Mardi Gras, Fat Tuesday — no matter what you call it, today’s all about uninhibited celebration full of indulgent eats. If you can’t make it to New Orleans to take part in the annual parades, bring a taste of the experience into your kitchen wherever you are with dishes incorporating the official Mardi Gras colors: purple, gold and green. For dessert, there’s always Louisiana-style king cake — a ring-shaped confection decorated with colored sugar that’s popular with the locals. This Shortcut King Cake made with store-bought crescent roll dough is good in a pinch! If you’re planning a more elaborate feast, try working the Mardi Gras rainbow into your main course or your sides. Trust us — it’s not as hard as it sounds!
Tag: mardi gras
By Kiri Tannenbaum and Erin Zimmer
This Mardi Gras, whether you’re in the Crescent City or celebrating from miles away, you should track down a taste of Creole cuisine. We’ve rounded up the best places to celebrate, whether you’re kicking up your heels with signature cocktails in Washington, D.C., spooning out gumbo in Los Angeles or enjoying a locals-approved French Quarter feast. As they say in New Orleans, laissez les bons temps rouler: Let the good times roll! Read more
Mardi Gras, Fat Tuesday — no matter what you call it, tomorrow’s all about indulgent, no-holds-barred eats, drinks and celebrations, especially in New Orleans, where Mardi Gras takes on an over-the-top culture all its own. If you can’t make it to the French Quarter to take part in the annual parades or dress up in the signature purple, green and gold colors, bring a taste of the experience into your kitchen wherever you are by recreating classic NOLA-style classics right at home.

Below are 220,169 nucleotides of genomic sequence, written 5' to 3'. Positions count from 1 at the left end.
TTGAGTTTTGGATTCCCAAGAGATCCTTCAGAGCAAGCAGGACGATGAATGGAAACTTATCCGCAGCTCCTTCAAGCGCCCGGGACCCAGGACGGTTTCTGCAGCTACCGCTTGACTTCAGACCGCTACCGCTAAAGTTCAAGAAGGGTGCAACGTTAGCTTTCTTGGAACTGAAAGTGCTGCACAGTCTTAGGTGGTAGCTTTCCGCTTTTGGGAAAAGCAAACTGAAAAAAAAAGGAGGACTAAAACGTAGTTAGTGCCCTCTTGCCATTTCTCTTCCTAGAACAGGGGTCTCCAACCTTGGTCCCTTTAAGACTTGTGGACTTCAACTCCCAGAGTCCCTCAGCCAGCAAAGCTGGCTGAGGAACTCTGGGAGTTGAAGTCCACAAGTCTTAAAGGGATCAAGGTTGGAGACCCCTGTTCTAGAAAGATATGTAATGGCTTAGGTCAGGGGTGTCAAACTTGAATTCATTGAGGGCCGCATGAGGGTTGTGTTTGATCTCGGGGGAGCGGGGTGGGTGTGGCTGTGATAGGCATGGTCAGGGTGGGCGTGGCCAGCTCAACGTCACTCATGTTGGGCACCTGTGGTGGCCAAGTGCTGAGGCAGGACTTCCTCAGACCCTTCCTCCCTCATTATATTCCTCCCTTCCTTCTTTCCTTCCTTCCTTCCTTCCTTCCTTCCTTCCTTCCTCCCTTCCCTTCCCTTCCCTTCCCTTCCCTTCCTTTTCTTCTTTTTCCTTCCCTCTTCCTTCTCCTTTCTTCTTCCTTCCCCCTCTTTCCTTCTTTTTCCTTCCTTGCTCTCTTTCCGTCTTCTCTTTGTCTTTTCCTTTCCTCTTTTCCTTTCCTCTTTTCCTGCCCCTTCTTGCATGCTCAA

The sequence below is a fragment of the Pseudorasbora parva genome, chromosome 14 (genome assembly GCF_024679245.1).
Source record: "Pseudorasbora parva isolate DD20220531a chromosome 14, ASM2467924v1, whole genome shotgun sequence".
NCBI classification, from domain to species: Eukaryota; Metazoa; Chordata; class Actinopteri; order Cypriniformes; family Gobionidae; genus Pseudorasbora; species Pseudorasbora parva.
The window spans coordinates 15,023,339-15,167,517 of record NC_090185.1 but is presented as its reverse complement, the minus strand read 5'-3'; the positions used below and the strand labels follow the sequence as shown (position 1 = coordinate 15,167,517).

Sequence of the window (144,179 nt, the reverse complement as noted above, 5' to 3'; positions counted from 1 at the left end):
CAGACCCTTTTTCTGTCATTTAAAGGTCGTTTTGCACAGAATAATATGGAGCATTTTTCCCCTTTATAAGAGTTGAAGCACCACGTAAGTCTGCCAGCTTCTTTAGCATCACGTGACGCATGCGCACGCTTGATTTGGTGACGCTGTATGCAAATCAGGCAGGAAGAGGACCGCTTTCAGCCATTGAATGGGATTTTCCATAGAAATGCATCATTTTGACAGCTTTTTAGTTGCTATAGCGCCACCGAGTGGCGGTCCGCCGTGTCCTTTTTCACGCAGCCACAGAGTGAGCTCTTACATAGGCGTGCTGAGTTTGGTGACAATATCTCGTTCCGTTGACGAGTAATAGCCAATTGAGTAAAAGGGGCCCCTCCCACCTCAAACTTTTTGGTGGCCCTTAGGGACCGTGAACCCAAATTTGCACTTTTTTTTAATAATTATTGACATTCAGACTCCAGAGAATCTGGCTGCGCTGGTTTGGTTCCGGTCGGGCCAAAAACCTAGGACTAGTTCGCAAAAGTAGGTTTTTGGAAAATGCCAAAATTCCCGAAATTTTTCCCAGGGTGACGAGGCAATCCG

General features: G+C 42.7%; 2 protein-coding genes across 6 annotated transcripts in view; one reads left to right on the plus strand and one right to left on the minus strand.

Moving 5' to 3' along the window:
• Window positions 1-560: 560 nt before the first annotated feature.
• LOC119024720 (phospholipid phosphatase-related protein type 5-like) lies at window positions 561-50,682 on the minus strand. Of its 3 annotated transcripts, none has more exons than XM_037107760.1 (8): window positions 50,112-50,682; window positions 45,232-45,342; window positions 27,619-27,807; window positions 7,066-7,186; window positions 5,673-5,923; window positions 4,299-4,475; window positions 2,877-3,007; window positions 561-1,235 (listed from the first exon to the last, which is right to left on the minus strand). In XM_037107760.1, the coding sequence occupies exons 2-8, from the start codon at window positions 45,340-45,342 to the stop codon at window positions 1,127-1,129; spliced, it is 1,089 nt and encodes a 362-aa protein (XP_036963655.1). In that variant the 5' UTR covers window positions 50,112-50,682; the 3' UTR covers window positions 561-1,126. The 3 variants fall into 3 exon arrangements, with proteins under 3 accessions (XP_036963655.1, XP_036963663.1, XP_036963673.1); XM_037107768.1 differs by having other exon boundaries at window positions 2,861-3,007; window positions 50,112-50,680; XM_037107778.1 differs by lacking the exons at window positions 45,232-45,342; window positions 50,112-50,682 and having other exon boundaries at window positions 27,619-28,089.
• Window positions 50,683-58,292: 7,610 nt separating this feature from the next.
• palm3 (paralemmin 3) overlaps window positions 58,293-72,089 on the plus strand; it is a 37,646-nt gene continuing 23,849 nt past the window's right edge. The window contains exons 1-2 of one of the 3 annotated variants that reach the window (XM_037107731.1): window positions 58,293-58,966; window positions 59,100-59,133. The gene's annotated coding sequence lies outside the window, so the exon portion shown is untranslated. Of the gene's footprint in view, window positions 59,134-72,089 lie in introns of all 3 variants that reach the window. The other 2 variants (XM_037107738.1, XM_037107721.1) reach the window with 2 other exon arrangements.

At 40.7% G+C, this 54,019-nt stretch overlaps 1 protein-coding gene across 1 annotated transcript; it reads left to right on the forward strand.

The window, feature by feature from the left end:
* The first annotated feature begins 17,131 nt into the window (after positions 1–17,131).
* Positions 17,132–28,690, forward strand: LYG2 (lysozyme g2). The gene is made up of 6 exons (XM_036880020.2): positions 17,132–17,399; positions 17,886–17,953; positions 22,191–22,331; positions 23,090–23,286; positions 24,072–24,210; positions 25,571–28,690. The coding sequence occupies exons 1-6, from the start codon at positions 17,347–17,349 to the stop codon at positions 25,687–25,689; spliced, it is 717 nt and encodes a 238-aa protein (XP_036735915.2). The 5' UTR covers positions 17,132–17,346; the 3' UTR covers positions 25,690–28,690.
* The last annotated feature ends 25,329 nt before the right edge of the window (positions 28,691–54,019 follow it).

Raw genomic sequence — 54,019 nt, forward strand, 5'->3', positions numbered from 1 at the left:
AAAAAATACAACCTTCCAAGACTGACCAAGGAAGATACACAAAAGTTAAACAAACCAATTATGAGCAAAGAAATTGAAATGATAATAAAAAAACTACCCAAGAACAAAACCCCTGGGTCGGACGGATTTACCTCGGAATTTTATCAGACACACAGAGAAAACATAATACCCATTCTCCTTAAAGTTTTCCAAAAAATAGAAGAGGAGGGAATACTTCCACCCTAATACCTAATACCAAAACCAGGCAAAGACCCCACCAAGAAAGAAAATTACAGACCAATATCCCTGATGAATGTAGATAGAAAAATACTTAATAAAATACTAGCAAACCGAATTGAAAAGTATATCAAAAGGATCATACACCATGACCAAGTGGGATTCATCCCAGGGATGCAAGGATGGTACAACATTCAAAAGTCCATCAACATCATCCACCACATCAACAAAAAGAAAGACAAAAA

Piled high with layers of Italian deli meats and cheeses and a hearty layer of briny, tangy olive-pepper salad, Jeff Mauro’s Monster Muffaletta (pictured above) serves as a hearty base in your stomach to soak up whatever it is you’ll be drinking all day. But perhaps best of all, this big-batch sandwich is a no-cook standby that can be assembled and ready to eat in only 10 quick minutes.
“First, you make a roux” is the start of many Creole and Cajun recipes. Roux is a cooked mixture of fat (butter) and starch (flour) used to thicken many sauces in classic French cooking. A Creole roux is not the classic French butter-flour mixture, but usually a combination of oil, such as peanut, and flour. Unlike a French roux, which can be white to pale golden, Cajun roux are typically the color of peanut butter, at the very least, and progress to a deep, dark brown. This process can take 45 minutes or so of constant stirring. It is dangerous stuff. If any splatters on you, it will be perfectly clear why this fiery, sticky combination of oil and flour is often referred to as “Cajun napalm!” Read more
by Todd Coleman
I made my first trip to New Orleans in the late ’80s and remember one thing vividly: the muffuletta sandwich. Salty, sweet and tangy between two pieces of bread, it was delicious, perfect. Little did I know how important it was to become to me.
I grew up as an Air Force brat, moving all around, all the time, and had just moved from Germany to Florida with my family in 1986. It was a shock, to everyone. Quickly, instinctively, my dad took us on a trip to New Orleans. The relief set in immediately. I reveled in the old buildings, the Stephen King novel I was reading, the endless cultural thingamajigs and the food. I read about the muffuletta in my dad’s guidebook and begged to go the Central Grocery — the sandwich’s creator.
The Mardi Gras parade, dating all the way back to the late 1830s, included street processions of maskers with carriages and horseback riders — some carrying fascinating gaslight torches. Fast-forward to present day, the parade now consists of over-the-top floats, exotic costumes, lots of beads, balls and never-ending feasts of King Cakes.
Louisiana native David Guas knows a thing or two about Mardi Gras, especially when it comes to food. His restaurant, Bayou Bakery, Coffee Bar & Eatery, is the first Washington, D.C. establishment to offer authentic delectable Southern sweets and savory casual eats. While King Cake gets all the glory during this time (as it deserves), we went to David and asked him, “If there were such a thing as parade route food, what would that be?” His answer: the classic hot dog. Well, sort of classic: “the Gras Dog,” he dubs it.